Travel Medical Laboratory Technician Jobs in New Jersey

Taking on a travel med lab tech position in New Jersey is a no-brainer. New Jersey is home to state-of-the-art medical facilities and research centers, plus its proximity to New York City also opens up avenues for networking and career advancement. New Jersey boasts a thriving cultural scene, with world-class museums, theaters, and music venues. And let's not forget its mouth-watering cuisine, featuring everything from gooey pizza to fresh seafood.

2 New Jersey Travel Medical Laboratory Technician (MLT) jobs available

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New Jersey Travel MLT FAQ

The median salary for Clinical Laboratory Technologists and Technicians in the state of New Jersey was $65,860 per year or $31.66 per hour in 2020 with most earning an annual salary between $48,220 and $77,490 according to the U.S. Bureau of Labor Statistics.

Entry-level jobs in New Jersey or those with the lowest 10% salary earned around $37,640, while the highest 10% earned more than $94,880. New Jersey ranks 8 in median annual salary for Clinical Laboratory Technologists and Technicians, though when adjusted to the relative cost of living, New Jersey ranks at 18.

Typically, travel laboratory jobs will provide higher hourly and weekly pay than permanent positions in the same specialty, facility, and location. The estimated weekly gross pay listed for travel Clinical Laboratory Technologists and Technicians is based on the specified hours per week listed on job cards and includes available stipend amounts.

According to the Bureau of Labor Statistics, employment of MLTs is projected to grow 7% from 2019 to 2029, faster than the average for all occupations. This increase is due to the aging population and the prevalence of chronic diseases, which require medical testing and analysis.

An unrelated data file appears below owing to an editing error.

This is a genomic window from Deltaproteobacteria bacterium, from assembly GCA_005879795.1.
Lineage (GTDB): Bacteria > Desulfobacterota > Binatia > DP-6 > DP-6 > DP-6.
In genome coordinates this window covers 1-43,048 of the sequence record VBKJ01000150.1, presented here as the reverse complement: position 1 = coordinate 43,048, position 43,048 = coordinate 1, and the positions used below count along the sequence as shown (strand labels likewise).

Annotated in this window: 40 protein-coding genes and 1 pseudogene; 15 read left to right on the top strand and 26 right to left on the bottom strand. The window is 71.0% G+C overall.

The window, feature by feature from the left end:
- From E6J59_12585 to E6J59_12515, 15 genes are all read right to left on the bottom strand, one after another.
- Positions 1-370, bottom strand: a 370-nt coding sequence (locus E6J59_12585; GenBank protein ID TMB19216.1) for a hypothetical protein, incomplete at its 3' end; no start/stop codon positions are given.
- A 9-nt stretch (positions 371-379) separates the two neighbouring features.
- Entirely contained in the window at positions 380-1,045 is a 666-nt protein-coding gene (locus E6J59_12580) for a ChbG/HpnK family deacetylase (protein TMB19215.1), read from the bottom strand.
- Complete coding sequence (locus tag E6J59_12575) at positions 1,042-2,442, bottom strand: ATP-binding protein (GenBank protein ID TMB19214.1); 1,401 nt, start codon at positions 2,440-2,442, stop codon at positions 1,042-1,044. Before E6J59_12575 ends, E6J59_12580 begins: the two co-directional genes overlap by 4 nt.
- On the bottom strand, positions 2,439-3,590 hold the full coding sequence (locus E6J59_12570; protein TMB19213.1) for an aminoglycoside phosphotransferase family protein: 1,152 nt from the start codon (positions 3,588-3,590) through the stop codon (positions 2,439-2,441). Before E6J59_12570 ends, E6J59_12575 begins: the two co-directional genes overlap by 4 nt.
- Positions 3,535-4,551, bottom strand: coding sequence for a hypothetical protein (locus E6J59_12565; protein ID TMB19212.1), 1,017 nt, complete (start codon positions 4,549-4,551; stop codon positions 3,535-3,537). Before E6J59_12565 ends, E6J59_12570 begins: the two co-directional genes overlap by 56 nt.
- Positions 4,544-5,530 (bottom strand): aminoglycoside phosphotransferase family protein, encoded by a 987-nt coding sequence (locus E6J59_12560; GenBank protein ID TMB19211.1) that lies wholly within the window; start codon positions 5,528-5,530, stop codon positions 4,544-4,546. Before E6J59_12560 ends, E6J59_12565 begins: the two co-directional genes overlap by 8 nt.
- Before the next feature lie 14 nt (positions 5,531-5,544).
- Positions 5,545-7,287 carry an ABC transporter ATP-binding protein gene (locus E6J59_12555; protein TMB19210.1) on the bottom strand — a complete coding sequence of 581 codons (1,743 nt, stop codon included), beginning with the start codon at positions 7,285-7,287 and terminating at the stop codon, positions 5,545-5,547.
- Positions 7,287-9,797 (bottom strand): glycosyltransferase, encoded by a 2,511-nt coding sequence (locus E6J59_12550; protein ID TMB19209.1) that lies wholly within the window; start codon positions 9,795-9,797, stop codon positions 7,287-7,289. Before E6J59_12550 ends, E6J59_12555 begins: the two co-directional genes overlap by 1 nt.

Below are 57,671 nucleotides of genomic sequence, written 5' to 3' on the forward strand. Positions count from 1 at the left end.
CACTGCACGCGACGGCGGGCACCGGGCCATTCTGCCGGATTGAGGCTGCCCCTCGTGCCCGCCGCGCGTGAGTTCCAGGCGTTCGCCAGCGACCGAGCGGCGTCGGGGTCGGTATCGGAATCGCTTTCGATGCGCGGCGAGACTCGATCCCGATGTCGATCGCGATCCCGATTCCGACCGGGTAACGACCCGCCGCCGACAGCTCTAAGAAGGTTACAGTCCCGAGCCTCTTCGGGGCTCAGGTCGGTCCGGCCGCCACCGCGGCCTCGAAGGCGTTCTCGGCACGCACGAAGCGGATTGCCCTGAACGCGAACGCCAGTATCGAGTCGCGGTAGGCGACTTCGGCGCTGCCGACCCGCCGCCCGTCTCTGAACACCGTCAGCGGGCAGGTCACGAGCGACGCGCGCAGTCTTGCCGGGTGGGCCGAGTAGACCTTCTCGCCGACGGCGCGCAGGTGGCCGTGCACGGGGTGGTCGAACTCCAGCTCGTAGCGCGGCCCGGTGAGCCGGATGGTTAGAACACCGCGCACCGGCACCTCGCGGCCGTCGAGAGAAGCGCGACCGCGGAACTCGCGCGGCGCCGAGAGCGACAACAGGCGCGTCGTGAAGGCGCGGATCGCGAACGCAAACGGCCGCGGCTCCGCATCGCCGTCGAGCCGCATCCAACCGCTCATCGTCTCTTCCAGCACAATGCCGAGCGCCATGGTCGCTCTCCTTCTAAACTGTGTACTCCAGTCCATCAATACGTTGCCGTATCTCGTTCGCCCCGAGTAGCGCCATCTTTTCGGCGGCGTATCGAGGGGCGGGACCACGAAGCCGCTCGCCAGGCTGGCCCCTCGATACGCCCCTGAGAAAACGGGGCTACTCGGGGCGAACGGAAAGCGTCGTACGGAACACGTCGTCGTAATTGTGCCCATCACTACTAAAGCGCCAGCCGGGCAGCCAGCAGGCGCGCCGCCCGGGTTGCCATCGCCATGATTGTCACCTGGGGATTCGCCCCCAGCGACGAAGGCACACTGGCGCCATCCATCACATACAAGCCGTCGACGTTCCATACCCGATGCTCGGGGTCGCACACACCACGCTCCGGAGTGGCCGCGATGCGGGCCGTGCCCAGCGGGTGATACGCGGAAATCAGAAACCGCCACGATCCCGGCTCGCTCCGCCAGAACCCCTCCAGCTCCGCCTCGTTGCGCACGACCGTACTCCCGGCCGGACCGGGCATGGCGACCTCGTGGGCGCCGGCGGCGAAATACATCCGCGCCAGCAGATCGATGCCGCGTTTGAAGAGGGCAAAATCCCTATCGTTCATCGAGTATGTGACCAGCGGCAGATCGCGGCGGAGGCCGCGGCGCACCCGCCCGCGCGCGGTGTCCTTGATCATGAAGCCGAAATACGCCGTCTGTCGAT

Furthermore, New Jersey is one of the top states in the nation for employment of MLTs. As of May 2020, there were 5,020 MLTs employed in the state. The highest-paying industries for MLTs in New Jersey are pharmaceutical and medicine manufacturing, scientific research and development services, and medical and diagnostic laboratories.

A medical laboratory technician is a trained healthcare professional who handles liquid and solid blood or tissue samples of bodily fluids and tissues to diagnose diseases and evaluate the effectiveness of treatments. They work primarily as part of the healthcare industry in medical facilities and laboratories, critical access and surgical hospitals, clinics or research facilities.

Medical laboratory technologists' responsibilities include collecting samples and analyzing data, interpreting results and reporting normal or abnormal findings to physicians or other healthcare providers. Medical laboratory technicians use highly sensitive specialized equipment such as microscopes, spectrophotometers, and various chemical and biological instruments to perform tests on samples, identify cell types, microorganisms and abnormalities in fluids and tissues.

Medical lab technicians must follow strict protocols and safety procedures when working with lab equipment, biological samples and biological specimens to ensure accurate results and prevent contamination. A medical laboratory technician is crucial to the medical field as their work assists in the prevention of illness, patient's diagnosis of medical conditions and treatment of diseases. They play a vital role in healthcare by providing accurate and reliable laboratory results which form the basis of medical decisions made by physicians and other healthcare professionals.

Following completion of their educational requirements, typically an associate's degree program from an accredited institution, medical laboratory technicians should obtain a certification from a recognized professional organization. The American Society for Clinical Pathology (ASCP) offers the Medical Laboratory Technician (MLT) certification, which is recognized by most states.

To qualify for the MLT certification, candidates must have completed a medical laboratory science program and have at least one year of clinical laboratory experience. They must also pass a certification exam, which covers topics in biological sciences such as hematology, clinical chemistry, microbiology, and immunology.

In addition to the educational and certification requirements, some states may require a license to practice as a medical laboratory technician. There are 13 states that require a license to practice as a medical laboratory technician: California, Florida, Georgia, Hawaii, Louisiana, Montana, Nevada, North Dakota, Rhode Island, Tennessee, West Virginia, Texas, and New York. Each state has its own licensing requirements, which may include education, experience, and passing a certification exam.